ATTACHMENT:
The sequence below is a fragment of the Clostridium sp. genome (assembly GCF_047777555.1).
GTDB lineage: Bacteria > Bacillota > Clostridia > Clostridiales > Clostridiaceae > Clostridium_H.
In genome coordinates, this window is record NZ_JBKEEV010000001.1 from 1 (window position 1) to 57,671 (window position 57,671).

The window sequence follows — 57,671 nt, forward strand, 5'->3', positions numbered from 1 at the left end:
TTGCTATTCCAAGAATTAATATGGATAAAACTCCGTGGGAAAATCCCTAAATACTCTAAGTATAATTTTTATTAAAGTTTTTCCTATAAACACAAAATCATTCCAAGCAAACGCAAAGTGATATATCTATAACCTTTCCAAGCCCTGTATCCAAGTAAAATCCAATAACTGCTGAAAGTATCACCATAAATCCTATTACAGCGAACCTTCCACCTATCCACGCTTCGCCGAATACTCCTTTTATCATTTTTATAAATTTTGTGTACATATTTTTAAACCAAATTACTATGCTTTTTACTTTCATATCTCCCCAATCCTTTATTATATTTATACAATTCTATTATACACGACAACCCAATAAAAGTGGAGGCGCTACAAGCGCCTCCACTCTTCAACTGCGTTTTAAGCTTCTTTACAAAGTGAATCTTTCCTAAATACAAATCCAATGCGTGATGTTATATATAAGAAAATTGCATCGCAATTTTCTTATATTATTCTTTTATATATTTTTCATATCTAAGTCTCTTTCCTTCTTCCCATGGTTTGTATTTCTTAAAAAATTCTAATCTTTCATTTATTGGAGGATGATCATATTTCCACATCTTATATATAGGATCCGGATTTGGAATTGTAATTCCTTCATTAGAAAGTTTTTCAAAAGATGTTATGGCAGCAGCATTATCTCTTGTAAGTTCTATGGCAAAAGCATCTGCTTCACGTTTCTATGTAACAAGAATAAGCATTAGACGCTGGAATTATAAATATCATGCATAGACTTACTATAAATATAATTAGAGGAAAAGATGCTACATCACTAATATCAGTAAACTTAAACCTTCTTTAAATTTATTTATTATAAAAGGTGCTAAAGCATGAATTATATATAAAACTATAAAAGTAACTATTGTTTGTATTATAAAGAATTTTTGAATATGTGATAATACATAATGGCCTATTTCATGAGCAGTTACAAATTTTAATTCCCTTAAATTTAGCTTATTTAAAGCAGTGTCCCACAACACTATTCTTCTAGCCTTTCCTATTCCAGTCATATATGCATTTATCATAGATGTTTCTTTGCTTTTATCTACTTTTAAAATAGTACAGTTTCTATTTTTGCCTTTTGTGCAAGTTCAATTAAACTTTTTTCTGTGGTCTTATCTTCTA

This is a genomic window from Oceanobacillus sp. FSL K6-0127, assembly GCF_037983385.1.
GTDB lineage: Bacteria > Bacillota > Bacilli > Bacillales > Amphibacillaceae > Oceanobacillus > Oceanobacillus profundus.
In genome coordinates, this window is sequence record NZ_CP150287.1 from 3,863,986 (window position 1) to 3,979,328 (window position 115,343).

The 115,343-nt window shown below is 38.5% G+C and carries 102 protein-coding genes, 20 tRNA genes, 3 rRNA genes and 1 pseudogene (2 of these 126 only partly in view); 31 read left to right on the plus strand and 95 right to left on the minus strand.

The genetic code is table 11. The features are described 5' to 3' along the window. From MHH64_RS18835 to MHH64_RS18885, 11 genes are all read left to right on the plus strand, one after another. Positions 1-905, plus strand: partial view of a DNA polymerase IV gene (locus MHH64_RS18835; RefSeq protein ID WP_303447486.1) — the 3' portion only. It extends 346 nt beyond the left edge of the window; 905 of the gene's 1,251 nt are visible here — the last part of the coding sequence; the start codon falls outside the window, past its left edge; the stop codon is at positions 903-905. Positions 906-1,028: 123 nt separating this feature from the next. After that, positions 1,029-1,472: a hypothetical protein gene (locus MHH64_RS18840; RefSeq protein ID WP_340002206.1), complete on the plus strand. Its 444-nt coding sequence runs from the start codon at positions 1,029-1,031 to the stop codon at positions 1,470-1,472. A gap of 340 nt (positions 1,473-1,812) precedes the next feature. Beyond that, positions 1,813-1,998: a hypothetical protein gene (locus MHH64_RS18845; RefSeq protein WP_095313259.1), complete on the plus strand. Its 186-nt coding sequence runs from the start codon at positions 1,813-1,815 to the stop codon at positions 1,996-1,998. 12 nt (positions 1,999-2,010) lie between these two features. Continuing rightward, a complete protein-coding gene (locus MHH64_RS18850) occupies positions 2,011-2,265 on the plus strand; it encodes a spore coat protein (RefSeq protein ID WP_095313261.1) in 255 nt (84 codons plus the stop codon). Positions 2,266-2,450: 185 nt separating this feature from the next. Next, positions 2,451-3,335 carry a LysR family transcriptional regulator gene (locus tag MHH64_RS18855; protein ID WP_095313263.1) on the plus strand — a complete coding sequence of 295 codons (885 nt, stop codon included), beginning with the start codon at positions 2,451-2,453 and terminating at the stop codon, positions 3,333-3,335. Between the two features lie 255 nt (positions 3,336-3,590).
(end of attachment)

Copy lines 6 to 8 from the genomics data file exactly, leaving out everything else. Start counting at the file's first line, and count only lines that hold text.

This is a genomic window from Oceanobacillus sp. FSL K6-0127, assembly GCF_037983385.1.
GTDB lineage: Bacteria > Bacillota > Bacilli > Bacillales > Amphibacillaceae > Oceanobacillus > Oceanobacillus profundus.
In genome coordinates, this window is sequence record NZ_CP150287.1 from 3,863,986 (window position 1) to 3,979,328 (window position 115,343).